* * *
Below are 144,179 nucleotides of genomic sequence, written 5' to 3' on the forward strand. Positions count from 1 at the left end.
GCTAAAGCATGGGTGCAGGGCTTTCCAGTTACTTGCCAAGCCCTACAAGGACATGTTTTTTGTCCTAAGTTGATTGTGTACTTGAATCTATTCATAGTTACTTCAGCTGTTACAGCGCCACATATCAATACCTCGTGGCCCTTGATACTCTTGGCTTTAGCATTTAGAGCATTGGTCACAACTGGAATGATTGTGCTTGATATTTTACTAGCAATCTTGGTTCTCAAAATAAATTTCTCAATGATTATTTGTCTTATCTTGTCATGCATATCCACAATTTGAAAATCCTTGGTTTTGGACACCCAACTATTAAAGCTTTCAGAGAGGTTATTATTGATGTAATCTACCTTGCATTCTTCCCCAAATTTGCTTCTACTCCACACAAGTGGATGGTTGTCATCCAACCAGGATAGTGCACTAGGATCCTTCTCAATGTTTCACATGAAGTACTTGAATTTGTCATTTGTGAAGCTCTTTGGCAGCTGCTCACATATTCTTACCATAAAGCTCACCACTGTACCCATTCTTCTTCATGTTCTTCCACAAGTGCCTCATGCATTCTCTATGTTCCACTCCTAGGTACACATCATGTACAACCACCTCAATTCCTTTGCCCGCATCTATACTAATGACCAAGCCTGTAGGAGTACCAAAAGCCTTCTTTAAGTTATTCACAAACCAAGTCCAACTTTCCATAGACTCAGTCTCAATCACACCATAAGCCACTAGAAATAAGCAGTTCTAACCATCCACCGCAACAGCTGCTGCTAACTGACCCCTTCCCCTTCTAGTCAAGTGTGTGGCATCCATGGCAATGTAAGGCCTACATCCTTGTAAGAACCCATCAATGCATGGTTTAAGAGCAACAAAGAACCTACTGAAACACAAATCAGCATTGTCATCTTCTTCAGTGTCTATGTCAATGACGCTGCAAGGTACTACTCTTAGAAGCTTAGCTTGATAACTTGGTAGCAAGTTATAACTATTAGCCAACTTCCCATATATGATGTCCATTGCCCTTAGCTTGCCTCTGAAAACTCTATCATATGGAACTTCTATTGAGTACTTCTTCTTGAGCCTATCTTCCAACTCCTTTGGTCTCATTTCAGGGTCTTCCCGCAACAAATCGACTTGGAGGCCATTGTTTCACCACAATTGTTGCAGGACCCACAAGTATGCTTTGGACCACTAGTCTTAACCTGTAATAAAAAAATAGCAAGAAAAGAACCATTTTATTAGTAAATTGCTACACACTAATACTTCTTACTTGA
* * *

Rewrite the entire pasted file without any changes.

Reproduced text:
Below are 144,179 nucleotides of genomic sequence, written 5' to 3' on the forward strand. Positions count from 1 at the left end.
GCTAAAGCATGGGTGCAGGGCTTTCCAGTTACTTGCCAAGCCCTACAAGGACATGTTTTTTGTCCTAAGTTGATTGTGTACTTGAATCTATTCATAGTTACTTCAGCTGTTACAGCGCCACATATCAATACCTCGTGGCCCTTGATACTCTTGGCTTTAGCATTTAGAGCATTGGTCACAACTGGAATGATTGTGCTTGATATTTTACTAGCAATCTTGGTTCTCAAAATAAATTTCTCAATGATTATTTGTCTTATCTTGTCATGCATATCCACAATTTGAAAATCCTTGGTTTTGGACACCCAACTATTAAAGCTTTCAGAGAGGTTATTATTGATGTAATCTACCTTGCATTCTTCCCCAAATTTGCTTCTACTCCACACAAGTGGATGGTTGTCATCCAACCAGGATAGTGCACTAGGATCCTTCTCAATGTTTCACATGAAGTACTTGAATTTGTCATTTGTGAAGCTCTTTGGCAGCTGCTCACATATTCTTACCATAAAGCTCACCACTGTACCCATTCTTCTTCATGTTCTTCCACAAGTGCCTCATGCATTCTCTATGTTCCACTCCTAGGTACACATCATGTACAACCACCTCAATTCCTTTGCCCGCATCTATACTAATGACCAAGCCTGTAGGAGTACCAAAAGCCTTCTTTAAGTTATTCACAAACCAAGTCCAACTTTCCATAGACTCAGTCTCAATCACACCATAAGCCACTAGAAATAAGCAGTTCTAACCATCCACCGCAACAGCTGCTGCTAACTGACCCCTTCCCCTTCTAGTCAAGTGTGTGGCATCCATGGCAATGTAAGGCCTACATCCTTGTAAGAACCCATCAATGCATGGTTTAAGAGCAACAAAGAACCTACTGAAACACAAATCAGCATTGTCATCTTCTTCAGTGTCTATGTCAATGACGCTGCAAGGTACTACTCTTAGAAGCTTAGCTTGATAACTTGGTAGCAAGTTATAACTATTAGCCAACTTCCCATATATGATGTCCATTGCCCTTAGCTTGCCTCTGAAAACTCTATCATATGGAACTTCTATTGAGTACTTCTTCTTGAGCCTATCTTCCAACTCCTTTGGTCTCATTTCAGGGTCTTCCCGCAACAAATCGACTTGGAGGCCATTGTTTCACCACAATTGTTGCAGGACCCACAAGTATGCTTTGGACCACTAGTCTTAACCTGTAATAAAAAAATAGCAAGAAAAGAACCATTTTATTAGTAAATTGCTACACACTAATACTTCTTACTTGA